Where's The Apology?
We are entitled to our moral, ethical and philosophical commitments. We are not entitled to our own facts.
So why is this basic rule of argument often ignored by politicians whose certainty about their righteousness convinces them that they can say absolutely anything to further their causes?
The autopsy in the Terri Schiavo case provides a rare moment of political accountability. We should not "move on," as Senate Majority Leader Bill Frist suggested. No, we cannot move on until those politicians who felt entitled to make up facts and toss around unwarranted conclusions about Schiavo's condition take responsibility for what they said -- and apologize.
Nothing in the autopsy report prevents those who opposed removing Schiavo's feeding tube from continuing to insist they were right. It's legitimate and honorable to argue on philosophical grounds that every medical decision in a tragic circumstance such as Schiavo's should be made on the side of keeping the sick person alive.
But those who supported an extraordinary use of federal power to force their own conclusion against the judgment of state courts knew that philosophical arguments would not be enough. Most Americans were uneasy about compelling Schiavo's husband, Michael, to keep his wife alive if -- as the state courts had concluded and as the autopsy confirmed on Wednesday -- she had suffered irreversible brain damage and was incapable of recovering.
So the big-government conservatives had to invent a story. They had to insist that they knew, just knew , more about Terri Schiavo's condition than the doctors on the scene. They had to question Michael Schiavo's motives and imply that he wanted to, well, get rid of her.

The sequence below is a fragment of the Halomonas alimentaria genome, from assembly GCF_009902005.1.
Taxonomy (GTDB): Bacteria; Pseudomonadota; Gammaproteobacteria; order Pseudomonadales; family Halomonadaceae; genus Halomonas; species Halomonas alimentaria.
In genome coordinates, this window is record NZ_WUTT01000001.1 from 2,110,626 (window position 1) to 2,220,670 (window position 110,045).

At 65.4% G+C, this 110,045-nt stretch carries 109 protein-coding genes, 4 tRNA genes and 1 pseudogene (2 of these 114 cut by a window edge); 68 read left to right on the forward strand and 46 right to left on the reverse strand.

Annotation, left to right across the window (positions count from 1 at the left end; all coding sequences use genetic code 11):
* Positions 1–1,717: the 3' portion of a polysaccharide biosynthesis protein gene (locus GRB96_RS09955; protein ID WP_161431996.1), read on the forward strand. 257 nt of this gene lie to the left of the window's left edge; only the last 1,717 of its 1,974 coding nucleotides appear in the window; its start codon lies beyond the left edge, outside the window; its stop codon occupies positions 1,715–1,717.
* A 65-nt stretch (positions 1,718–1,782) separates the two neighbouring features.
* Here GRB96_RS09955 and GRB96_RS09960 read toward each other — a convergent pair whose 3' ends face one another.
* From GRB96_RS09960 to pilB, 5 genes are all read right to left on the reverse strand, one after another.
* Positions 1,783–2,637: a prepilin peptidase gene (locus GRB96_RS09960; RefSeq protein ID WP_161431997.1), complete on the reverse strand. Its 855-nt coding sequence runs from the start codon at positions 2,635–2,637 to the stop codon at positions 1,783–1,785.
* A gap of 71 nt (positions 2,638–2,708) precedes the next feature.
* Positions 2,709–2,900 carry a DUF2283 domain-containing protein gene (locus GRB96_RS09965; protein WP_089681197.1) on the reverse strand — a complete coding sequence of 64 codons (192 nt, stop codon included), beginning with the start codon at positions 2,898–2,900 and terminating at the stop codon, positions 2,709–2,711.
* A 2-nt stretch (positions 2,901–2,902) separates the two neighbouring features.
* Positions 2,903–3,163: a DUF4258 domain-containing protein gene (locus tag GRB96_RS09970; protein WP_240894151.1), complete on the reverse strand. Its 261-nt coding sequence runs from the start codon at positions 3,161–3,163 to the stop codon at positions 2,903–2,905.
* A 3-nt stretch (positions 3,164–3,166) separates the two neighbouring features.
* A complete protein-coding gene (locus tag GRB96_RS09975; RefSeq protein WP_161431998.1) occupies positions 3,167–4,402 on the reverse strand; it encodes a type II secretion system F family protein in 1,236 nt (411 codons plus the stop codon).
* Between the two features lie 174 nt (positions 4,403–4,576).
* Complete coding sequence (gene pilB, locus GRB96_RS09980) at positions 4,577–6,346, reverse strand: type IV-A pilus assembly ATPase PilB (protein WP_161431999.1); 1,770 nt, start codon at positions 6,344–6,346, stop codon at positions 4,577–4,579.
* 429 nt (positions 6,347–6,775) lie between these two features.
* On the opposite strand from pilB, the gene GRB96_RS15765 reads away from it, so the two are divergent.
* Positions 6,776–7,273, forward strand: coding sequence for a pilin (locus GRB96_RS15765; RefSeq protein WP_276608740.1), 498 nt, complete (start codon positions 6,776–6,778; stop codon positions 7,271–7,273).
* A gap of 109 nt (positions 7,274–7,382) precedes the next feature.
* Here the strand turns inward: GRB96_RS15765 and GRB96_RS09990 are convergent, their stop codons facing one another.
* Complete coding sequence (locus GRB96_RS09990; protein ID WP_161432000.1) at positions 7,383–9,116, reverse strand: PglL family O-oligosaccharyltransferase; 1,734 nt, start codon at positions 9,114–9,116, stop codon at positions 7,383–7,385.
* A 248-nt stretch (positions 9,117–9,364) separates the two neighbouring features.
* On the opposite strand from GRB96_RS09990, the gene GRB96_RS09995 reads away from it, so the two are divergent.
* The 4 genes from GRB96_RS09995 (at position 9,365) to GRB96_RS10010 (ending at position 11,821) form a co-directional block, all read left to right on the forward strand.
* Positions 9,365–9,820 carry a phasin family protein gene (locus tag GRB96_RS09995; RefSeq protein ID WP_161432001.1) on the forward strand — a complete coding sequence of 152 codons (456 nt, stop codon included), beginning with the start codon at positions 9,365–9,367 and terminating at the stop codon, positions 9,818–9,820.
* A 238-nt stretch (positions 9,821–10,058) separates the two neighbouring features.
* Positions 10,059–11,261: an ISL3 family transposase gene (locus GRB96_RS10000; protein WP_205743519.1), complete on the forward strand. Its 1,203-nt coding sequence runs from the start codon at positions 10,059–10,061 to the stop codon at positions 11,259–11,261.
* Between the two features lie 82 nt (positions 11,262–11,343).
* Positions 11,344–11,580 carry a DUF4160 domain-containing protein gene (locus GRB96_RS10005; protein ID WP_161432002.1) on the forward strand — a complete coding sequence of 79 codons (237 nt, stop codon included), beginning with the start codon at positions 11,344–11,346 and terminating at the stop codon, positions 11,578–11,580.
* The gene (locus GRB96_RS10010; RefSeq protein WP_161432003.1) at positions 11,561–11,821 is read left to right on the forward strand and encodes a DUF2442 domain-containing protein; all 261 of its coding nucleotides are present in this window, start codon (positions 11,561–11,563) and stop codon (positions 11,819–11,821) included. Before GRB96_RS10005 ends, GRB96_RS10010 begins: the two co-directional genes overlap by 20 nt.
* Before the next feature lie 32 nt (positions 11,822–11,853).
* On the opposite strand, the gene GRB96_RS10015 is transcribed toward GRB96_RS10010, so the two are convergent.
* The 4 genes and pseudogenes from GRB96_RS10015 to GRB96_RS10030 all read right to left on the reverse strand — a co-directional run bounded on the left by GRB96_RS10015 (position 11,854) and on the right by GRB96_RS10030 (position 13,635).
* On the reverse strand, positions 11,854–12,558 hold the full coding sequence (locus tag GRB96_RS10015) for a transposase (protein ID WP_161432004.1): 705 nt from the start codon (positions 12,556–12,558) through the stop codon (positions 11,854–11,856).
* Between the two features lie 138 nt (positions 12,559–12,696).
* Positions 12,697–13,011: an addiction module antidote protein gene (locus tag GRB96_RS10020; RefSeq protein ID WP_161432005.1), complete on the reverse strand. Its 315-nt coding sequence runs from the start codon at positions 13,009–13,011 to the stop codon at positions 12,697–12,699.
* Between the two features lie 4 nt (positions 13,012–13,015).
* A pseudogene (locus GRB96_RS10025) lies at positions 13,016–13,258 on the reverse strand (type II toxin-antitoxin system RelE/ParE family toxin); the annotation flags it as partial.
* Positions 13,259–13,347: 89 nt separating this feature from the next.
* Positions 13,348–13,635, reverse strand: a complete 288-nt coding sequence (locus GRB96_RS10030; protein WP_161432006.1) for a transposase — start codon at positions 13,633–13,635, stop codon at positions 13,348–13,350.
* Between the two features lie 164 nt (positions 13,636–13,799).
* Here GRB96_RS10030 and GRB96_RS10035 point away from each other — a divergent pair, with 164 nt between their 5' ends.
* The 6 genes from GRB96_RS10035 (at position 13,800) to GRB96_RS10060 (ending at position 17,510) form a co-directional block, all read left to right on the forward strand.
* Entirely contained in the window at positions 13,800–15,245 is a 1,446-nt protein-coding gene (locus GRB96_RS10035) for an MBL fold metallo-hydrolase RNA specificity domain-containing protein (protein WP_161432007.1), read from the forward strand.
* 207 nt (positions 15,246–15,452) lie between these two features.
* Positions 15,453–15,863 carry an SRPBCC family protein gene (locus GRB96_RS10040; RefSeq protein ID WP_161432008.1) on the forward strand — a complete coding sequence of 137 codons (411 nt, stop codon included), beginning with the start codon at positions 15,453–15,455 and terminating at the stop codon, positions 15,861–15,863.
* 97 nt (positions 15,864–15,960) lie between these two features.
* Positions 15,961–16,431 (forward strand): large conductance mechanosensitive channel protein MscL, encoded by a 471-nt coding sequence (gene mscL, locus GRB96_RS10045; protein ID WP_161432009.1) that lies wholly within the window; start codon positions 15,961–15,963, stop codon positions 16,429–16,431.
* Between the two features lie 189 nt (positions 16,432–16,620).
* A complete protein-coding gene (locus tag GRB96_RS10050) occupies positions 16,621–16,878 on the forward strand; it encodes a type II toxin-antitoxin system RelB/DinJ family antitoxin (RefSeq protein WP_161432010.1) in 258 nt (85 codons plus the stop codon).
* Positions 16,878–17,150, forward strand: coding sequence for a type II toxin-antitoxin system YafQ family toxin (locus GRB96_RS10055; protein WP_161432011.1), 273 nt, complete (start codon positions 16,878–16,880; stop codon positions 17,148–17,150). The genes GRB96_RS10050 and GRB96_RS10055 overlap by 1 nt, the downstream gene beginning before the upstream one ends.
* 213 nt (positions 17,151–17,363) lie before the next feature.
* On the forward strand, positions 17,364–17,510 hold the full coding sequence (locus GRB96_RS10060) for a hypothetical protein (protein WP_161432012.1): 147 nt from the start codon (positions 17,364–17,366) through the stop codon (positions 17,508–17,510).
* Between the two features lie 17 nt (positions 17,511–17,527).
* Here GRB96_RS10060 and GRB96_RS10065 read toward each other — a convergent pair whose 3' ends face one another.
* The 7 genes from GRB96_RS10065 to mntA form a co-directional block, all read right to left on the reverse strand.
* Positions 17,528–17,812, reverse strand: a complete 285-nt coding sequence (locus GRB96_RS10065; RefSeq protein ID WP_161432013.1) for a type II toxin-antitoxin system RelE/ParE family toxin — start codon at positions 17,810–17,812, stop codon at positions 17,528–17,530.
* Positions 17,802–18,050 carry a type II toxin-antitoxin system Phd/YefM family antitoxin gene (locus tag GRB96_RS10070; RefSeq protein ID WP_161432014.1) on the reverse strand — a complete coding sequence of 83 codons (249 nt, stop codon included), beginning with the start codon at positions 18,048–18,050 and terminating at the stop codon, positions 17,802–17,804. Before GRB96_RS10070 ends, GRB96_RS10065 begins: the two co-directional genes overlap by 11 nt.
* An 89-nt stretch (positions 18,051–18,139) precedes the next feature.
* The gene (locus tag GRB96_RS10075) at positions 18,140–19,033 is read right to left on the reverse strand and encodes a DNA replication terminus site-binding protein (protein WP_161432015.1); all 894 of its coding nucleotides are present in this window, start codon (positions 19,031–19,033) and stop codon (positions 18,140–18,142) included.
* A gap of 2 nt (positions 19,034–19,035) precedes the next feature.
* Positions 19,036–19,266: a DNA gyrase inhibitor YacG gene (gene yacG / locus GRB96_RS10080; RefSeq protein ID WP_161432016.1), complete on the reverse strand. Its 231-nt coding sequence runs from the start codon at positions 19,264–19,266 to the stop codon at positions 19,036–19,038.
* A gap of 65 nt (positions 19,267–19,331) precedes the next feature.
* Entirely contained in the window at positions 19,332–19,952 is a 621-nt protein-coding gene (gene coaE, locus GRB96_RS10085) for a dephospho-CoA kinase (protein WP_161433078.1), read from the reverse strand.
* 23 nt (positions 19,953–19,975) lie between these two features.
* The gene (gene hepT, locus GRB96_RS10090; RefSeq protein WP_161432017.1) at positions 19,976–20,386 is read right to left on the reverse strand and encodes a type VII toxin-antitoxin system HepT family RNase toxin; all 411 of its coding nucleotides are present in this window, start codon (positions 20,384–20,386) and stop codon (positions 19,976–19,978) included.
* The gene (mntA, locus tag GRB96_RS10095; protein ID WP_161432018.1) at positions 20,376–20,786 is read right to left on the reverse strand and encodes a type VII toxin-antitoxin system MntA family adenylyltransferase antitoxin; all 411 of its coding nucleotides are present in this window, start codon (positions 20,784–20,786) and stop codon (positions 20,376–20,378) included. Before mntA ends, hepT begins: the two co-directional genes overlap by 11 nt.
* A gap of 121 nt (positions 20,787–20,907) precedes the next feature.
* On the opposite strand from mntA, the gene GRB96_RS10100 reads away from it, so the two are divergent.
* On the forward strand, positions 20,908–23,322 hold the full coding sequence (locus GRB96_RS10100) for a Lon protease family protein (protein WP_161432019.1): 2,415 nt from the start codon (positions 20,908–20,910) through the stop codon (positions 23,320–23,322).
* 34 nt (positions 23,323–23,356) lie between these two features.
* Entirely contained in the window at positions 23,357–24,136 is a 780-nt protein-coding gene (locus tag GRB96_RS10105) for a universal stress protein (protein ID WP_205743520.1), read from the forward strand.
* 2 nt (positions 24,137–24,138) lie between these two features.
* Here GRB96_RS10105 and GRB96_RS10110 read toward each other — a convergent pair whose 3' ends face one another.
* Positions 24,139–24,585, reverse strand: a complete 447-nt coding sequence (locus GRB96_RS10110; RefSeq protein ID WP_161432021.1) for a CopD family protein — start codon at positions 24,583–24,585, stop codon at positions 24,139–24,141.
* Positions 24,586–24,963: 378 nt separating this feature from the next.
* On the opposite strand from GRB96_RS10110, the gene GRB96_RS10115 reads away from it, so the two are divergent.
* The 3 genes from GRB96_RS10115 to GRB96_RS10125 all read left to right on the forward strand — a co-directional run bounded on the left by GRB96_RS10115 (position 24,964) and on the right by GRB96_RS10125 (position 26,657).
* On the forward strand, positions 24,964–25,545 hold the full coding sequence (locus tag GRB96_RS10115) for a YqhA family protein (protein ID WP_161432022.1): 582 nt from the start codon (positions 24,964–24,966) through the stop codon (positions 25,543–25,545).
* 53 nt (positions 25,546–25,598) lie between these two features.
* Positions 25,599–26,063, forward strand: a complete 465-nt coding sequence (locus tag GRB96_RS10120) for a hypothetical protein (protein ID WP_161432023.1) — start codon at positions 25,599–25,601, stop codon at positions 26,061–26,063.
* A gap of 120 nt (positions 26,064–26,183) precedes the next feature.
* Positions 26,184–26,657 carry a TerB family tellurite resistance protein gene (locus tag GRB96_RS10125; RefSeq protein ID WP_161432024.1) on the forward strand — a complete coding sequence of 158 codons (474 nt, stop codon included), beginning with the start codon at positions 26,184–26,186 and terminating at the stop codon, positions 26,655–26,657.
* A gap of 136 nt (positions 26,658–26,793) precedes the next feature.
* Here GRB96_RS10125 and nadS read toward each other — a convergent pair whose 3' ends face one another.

"As I understand it," Frist said on the Senate floor, "Terri's husband will not divorce Terri and will not allow her parents to take care of her. Terri's husband, who I have not met, does have a girlfriend he lives with and they have children of their own." No accusation here, just a brisk walk through innuendo city.
Dr. Frist, as he likes to be known, didn't just make his case as a pro-lifer. He invoked his expertise as a member of the medical profession. "I close this evening speaking more as a physician than as a U.S. senator," Frist said during the March 17 debate on the bill forcing a federal review of the case.
Proffering references to medical textbooks and journals, Frist led his colleagues through to his conclusion. He argued that "a decision had been made to starve to death a woman based on a clinical exam that took place over a very short period of time by a neurologist who was called in to make the diagnosis rather than over a longer period of time." Dr. Frist, in other words, was offering a second opinion.
In an appearance yesterday on ABC's "Good Morning America," Frist insisted: "I raised the question, 'Is she in a persistent vegetative state or not?' I never made the diagnosis, never said that she was not."
Well, that depends on the meaning of "diagnosis." In the midst of his impressively detailed medical review, Frist declared flatly: "Terri's brother told me Terri laughs, smiles, and tries to speak. That doesn't sound like a woman in a persistent vegetative state."
So, Frist wanted to be seen as having the medical expertise to support his conclusion when doing so was convenient -- and now wants us to think he did nothing of the sort.